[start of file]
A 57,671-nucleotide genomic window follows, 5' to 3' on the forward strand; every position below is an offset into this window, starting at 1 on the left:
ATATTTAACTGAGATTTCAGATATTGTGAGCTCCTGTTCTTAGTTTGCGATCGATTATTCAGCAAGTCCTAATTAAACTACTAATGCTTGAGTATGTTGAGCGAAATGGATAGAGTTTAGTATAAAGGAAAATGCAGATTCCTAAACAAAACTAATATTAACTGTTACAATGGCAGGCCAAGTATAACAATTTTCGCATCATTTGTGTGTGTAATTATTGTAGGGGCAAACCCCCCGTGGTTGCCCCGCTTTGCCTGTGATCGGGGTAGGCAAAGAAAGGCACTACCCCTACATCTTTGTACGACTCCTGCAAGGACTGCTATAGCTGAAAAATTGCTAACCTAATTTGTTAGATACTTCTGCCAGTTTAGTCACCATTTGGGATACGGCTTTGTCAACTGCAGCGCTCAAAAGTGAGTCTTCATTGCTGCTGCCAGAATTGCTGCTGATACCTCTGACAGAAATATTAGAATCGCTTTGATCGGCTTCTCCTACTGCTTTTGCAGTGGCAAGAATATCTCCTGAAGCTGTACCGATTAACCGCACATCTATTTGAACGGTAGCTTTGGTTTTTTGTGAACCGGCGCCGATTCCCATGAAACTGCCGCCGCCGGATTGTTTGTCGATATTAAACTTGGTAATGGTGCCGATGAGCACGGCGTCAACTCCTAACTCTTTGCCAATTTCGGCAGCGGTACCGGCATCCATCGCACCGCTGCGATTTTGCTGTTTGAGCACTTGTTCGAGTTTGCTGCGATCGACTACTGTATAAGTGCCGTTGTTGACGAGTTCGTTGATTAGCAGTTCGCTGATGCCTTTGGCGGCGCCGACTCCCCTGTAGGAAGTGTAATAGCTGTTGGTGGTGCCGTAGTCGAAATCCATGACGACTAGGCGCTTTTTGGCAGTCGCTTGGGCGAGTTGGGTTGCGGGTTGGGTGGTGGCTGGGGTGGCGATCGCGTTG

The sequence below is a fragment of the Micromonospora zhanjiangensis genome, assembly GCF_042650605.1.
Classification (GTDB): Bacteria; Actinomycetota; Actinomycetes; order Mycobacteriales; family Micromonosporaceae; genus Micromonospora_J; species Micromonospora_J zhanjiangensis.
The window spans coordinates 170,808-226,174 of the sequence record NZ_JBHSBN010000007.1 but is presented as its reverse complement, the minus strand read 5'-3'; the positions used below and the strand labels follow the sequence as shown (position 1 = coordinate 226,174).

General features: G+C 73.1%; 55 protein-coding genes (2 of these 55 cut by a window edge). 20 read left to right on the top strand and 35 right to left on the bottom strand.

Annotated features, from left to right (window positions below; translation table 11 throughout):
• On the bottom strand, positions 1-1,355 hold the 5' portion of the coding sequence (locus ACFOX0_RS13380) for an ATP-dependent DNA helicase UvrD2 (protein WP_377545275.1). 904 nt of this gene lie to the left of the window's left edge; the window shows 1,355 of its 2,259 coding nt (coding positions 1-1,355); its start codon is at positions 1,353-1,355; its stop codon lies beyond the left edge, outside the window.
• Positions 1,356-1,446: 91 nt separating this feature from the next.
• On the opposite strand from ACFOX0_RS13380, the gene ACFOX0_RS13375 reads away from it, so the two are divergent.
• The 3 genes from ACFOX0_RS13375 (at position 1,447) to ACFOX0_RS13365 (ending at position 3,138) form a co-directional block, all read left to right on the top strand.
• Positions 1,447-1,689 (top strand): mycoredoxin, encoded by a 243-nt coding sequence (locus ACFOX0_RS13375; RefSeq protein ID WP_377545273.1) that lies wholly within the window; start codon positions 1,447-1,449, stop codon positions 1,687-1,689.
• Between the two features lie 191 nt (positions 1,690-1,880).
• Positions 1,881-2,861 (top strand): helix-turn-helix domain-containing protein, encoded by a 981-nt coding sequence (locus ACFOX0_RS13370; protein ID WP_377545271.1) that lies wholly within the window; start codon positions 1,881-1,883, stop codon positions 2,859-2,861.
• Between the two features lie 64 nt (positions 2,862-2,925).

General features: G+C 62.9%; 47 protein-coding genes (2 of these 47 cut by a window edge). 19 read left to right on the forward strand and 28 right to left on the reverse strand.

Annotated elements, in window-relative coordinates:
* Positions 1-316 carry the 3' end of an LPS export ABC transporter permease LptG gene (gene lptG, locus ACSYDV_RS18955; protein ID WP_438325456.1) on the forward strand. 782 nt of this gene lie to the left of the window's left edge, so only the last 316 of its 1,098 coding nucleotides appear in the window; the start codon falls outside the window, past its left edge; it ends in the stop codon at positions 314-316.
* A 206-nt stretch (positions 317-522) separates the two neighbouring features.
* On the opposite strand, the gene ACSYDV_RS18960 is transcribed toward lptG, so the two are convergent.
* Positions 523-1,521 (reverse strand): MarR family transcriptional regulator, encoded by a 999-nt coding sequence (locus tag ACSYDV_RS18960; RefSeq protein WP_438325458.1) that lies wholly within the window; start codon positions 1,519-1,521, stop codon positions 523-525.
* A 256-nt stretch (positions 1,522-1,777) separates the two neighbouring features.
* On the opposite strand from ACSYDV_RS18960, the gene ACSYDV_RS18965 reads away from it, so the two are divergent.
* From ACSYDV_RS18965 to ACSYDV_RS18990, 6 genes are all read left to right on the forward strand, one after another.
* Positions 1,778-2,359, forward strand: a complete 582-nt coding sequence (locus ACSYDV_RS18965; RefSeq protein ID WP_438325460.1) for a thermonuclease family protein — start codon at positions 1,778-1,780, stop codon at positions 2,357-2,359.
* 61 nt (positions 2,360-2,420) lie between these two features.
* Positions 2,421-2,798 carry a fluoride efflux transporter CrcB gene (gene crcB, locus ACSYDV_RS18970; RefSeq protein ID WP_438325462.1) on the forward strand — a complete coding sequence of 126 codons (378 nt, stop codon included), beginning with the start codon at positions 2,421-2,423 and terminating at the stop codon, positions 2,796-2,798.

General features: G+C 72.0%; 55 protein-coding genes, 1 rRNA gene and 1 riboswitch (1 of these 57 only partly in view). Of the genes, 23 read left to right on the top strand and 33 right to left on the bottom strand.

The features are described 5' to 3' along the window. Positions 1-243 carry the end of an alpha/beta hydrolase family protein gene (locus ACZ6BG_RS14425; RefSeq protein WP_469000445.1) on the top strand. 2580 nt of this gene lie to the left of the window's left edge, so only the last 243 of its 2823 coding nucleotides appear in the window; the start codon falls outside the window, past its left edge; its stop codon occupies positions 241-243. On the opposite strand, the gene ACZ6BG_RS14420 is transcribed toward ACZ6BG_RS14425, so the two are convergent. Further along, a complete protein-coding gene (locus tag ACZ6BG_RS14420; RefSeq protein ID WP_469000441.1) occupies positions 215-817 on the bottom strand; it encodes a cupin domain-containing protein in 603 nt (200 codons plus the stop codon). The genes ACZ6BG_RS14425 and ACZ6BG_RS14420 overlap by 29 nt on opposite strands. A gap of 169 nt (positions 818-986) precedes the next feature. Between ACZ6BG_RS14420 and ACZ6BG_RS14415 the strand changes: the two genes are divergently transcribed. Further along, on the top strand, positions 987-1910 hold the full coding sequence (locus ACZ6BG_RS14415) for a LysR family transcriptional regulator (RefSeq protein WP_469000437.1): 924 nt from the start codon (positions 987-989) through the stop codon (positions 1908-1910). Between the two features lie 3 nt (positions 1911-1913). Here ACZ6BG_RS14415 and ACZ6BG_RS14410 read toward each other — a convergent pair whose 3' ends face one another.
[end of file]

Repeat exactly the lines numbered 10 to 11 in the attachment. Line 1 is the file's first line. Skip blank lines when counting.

• On the opposite strand from ACFOX0_RS13380, the gene ACFOX0_RS13375 reads away from it, so the two are divergent.
• The 3 genes from ACFOX0_RS13375 (at position 1,447) to ACFOX0_RS13365 (ending at position 3,138) form a co-directional block, all read left to right on the top strand.